Mask wearing and social distancing have been the primary mitigation strategies to curb COVID-19 spread, but doctors now say it's likely that those methods also helped stave off flu cases.
As of Jan. 23, there were four flu cases reported to Michigan's Department of Health and Human Services. Around the same time last year, there were 388 reported cases.
Nationwide flu activity is minimal, according to the CDC's flu map.
Spectrum Health and Mercy Health say they are actually testing for the flu more often than usual in their emergency departments as they test for multiple respiratory illnesses, including COVID.
"So, we're looking for it, and we're just not seeing it," said Dr. Andrew Jameson, division chief of Infectious Diseases at Mercy Health.
Mercy Health has seen one positive case and Spectrum Health has had zero. Both health systems say their totals have been in the hundreds in years past.
"It's mind boggling actually," Jameson said.
Jameson said masks and social distancing are more effective in preventing flu spread as it's a droplet borne virus.
"It is much more effective at stopping the influenza virus than it is COVID, which is awesome," Jameson said.
"We are just seeing a big drop in the overall morbidity associated with respiratory viruses that were not COVID because of this masking. It's a big deal."
Joshua Kooistra, DO, Spectrum Health West Michigan chief medical officer, said high flu activity could have further strained the health system during COVID-19 surges.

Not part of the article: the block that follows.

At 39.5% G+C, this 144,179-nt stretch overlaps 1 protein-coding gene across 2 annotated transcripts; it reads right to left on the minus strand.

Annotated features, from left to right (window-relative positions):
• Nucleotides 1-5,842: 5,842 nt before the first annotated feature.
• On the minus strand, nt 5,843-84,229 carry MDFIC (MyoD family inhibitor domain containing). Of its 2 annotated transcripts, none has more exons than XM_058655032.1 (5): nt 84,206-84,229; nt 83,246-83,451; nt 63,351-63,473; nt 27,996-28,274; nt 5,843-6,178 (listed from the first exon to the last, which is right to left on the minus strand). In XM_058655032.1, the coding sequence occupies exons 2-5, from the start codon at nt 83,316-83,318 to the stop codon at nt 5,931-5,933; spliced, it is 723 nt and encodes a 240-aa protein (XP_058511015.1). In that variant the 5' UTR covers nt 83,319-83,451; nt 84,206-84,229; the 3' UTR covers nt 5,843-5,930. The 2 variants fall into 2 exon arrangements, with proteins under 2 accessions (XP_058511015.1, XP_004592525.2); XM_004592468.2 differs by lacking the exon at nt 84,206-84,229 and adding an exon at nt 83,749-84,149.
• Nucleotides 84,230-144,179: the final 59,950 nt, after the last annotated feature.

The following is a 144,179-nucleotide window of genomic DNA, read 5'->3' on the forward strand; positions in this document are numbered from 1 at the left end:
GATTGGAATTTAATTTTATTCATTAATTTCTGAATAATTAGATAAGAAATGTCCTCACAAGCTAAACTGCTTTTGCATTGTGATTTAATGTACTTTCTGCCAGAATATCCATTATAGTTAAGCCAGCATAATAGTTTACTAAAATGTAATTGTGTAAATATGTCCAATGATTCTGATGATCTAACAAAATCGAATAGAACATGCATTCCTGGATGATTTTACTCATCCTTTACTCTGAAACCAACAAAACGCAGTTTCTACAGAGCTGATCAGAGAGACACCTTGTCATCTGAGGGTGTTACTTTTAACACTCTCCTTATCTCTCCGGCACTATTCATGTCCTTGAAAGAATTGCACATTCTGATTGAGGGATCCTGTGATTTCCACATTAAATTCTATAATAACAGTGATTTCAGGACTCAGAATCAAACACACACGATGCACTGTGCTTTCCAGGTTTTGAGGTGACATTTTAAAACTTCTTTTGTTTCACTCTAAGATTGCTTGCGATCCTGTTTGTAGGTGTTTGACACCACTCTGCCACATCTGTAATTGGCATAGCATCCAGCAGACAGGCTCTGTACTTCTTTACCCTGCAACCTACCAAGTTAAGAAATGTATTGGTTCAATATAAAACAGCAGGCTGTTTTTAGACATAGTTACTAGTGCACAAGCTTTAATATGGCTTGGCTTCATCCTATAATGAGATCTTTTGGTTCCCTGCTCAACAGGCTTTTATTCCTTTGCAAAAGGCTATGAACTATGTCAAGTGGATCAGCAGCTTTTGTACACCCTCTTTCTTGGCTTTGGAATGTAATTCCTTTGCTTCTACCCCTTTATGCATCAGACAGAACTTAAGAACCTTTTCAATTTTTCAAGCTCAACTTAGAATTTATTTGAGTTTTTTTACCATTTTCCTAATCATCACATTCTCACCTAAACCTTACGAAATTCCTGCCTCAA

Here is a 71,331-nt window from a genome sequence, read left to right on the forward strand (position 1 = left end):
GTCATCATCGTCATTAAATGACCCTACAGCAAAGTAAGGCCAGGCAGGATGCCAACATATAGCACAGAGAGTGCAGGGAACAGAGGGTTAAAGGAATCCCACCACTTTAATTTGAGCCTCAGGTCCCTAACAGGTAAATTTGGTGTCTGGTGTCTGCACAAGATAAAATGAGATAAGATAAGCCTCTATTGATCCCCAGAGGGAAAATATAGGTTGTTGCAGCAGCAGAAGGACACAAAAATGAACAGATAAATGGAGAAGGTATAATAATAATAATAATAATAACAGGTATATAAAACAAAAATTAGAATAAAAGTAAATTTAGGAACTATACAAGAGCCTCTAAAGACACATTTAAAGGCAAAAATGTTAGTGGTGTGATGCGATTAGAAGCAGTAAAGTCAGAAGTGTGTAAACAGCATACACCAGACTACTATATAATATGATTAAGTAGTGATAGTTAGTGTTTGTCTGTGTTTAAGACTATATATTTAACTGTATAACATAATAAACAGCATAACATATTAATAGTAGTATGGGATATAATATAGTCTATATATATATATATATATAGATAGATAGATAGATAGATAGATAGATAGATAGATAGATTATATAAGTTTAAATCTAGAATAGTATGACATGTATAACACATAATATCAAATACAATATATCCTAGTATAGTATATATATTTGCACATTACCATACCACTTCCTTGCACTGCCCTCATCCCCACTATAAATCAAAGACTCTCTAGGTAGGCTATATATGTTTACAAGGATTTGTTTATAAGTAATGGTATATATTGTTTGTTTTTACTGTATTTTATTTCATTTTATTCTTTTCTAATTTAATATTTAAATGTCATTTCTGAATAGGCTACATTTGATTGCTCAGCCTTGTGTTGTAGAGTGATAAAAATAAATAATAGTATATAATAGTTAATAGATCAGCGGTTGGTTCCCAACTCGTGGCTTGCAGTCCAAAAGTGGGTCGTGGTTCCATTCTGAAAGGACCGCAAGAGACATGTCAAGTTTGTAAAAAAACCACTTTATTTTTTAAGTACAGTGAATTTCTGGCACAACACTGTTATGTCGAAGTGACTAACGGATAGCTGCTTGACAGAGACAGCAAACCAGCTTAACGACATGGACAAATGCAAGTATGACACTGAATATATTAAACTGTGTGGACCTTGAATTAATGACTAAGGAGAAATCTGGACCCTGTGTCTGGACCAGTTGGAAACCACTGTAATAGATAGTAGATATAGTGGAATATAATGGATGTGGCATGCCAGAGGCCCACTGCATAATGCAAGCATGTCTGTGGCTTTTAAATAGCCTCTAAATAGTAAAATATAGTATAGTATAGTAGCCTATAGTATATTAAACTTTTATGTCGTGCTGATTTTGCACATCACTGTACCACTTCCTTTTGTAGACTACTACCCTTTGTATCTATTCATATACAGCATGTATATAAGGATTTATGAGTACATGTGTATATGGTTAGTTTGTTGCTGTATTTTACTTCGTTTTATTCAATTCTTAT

Spectrum Health expanded its ICU capacity by 30% just to meet the need of COVID-19 inpatients late last year.
"If you would have taken influenza and put those admissions on top of that, we would have been in even bigger trouble than what we were managing back in November and December," Kooistra said.
In addition to masking and social distancing, Kooistra said travel restrictions and the flu vaccine are likely also contributing to the near nonexistent flu season.
Flu vaccinations are up by nearly 8% in the state. MDHHS had set a goal of vaccinating 4 million people to prevent flu outbreaks during the COVID-19 pandemic, and that goal has been over 75% realized.
Kooistra said it seems to have been a more effective year for the flu vaccine.
"We're very thankful for that and then still would encourage people if they haven't gotten the influenza shot to consider getting it this year," Kooistra said Tuesday. "I don't think that we're entirely out of the woods yet."
It's advised that people do not receive the flu vaccine 14 days before or after their COVID-19 vaccine. So, Jameson advises not getting it if you're expecting to register for the coronavirus vaccine within that time frame.
Jameson said he's hopeful masking will now be a tool used in future flu seasons, as well.
"You know, I do expect to see our attitude shift, and I'm actually kind of optimistic about it," he said. "If we have people that are kind of engaged in helping protect each other, and that's a shift we make as a society, I think it's for the positive."
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